What were the major HRD challenges associated with Domtar’s acquisitions and joint partnerships? How were these challenges addressed and what were the risks associated with these approaches?
The challenges associated with Domtar’s acquisitions and joint partnerships were the attitude towards cultural change, innovative use of technology/skills, and new information and knowledge. These challenges were addressed by focusing on training the employees to make them realize that they are the real assets of the organization and that success was in their hands. The risks were resistance to change and employees not accepting the change or valuing the training. Take the critical facts in the Domtar case and place them into the appropriate phases of the training model presented in the chapter. Begin with the triggering event and provide a rationale for why each fact belongs in the phase in which you have placed it.
There are 5 phases in the training model:
•Needs analysis phase – “An effective training system begins with the identification of the organization’s training needs” (Blanchard & Thacker, 2007, p. 7). Strategic direction and specific goals. I put this here because Royer knew that to be effective in any competitive industry, an organization needed to have a direction and goals. He knew this is what Domtar needed. •Design phase – “The training needs identified in the Analysis Phase, in addition to areas of constraint and support, are the inputs to the design phase” (Blanchard & Thacker, 2007, p. 8). Innovative in product design, high in product quality, and unique in customer service. I put this here because it gives the needs analysis a direction. •Development phase – “Program Development is the process of formulating an instructional strategy to meet a set of training objectives” (Blanchard & Thacker, 2007, p. 8). Hiring Kaizen guru. I put this in this phase because it was a process of getting employees involved and help come up with a strategy to meet training objectives. •Implementation phase – “All the aspects of the training program come together during the implementation phase” (Blanchard & Thacker, 2007, p. 8). Making training a key part of Royer’s strategy.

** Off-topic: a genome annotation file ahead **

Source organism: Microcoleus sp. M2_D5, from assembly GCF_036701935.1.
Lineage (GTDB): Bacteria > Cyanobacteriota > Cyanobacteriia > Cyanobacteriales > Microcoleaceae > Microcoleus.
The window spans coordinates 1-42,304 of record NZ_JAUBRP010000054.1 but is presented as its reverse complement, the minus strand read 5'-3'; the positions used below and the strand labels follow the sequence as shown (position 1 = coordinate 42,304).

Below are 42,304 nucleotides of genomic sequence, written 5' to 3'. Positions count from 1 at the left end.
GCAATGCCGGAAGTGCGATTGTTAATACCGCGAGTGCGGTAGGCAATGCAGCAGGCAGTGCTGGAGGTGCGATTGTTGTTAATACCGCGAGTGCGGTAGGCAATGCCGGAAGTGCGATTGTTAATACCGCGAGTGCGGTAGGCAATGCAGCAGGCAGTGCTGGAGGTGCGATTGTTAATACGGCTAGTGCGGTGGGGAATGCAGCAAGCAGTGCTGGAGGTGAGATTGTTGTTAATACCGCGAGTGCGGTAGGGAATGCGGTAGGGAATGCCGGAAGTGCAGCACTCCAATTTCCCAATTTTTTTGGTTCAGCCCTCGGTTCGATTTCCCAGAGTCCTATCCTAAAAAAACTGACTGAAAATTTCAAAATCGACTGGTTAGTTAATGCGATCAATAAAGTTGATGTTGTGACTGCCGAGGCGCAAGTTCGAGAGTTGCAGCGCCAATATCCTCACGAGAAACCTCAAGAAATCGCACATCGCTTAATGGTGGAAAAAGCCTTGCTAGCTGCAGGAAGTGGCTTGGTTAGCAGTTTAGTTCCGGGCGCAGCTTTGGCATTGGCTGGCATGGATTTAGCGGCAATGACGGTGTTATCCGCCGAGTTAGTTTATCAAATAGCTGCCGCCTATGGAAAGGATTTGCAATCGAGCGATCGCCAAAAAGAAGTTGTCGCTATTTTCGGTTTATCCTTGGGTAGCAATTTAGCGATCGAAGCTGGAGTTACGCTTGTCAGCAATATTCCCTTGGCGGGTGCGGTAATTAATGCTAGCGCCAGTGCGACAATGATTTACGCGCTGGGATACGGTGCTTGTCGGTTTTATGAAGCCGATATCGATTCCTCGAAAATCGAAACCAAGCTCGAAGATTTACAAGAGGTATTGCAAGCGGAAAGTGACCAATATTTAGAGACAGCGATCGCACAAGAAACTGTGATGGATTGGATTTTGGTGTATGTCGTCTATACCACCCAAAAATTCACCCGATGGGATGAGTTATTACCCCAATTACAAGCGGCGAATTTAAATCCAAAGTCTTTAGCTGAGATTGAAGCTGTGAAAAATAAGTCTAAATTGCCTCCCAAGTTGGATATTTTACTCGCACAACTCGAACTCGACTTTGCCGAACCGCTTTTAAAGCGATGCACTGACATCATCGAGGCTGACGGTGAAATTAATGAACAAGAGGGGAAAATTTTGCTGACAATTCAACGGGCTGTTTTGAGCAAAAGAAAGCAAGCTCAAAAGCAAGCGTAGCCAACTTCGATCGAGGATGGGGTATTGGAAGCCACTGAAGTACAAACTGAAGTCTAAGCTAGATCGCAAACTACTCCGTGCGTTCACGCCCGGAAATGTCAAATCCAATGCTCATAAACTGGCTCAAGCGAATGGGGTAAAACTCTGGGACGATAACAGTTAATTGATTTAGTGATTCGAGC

I put this in this phase because they made this a part of the strategy by creating a set of training objectives. •Evaluation/Outcome phase – “is the evaluation conducted at the end of training to determine the effects of training on the trainee, the job, and the organization” (Blanchard & Thacker, 2007, p. 8). “A performance management system was put in place to provide a mechanism for employees to receive feedback about their effectiveness. This process laid the groundwork for successfully attaining such objectives as improving employee performance, communicating the Domtar values, clarifying individual roles, and fostering better communication between employees and managers. Tied to this were performance incentives that rewarded employees with opportunities to share in the profits of the company” (Blanchard & Thacker, 2007, p. 2). I put this here because it is the evaluation phase. It is intended to review the performance of the change.
Blanchard, P. N., & Thacker, J. W. (2007). Effective Training: Systems, Strategies, and Practices (3rd ed.). Retrieved from Effective Training: Systems, Strategies, and Practices.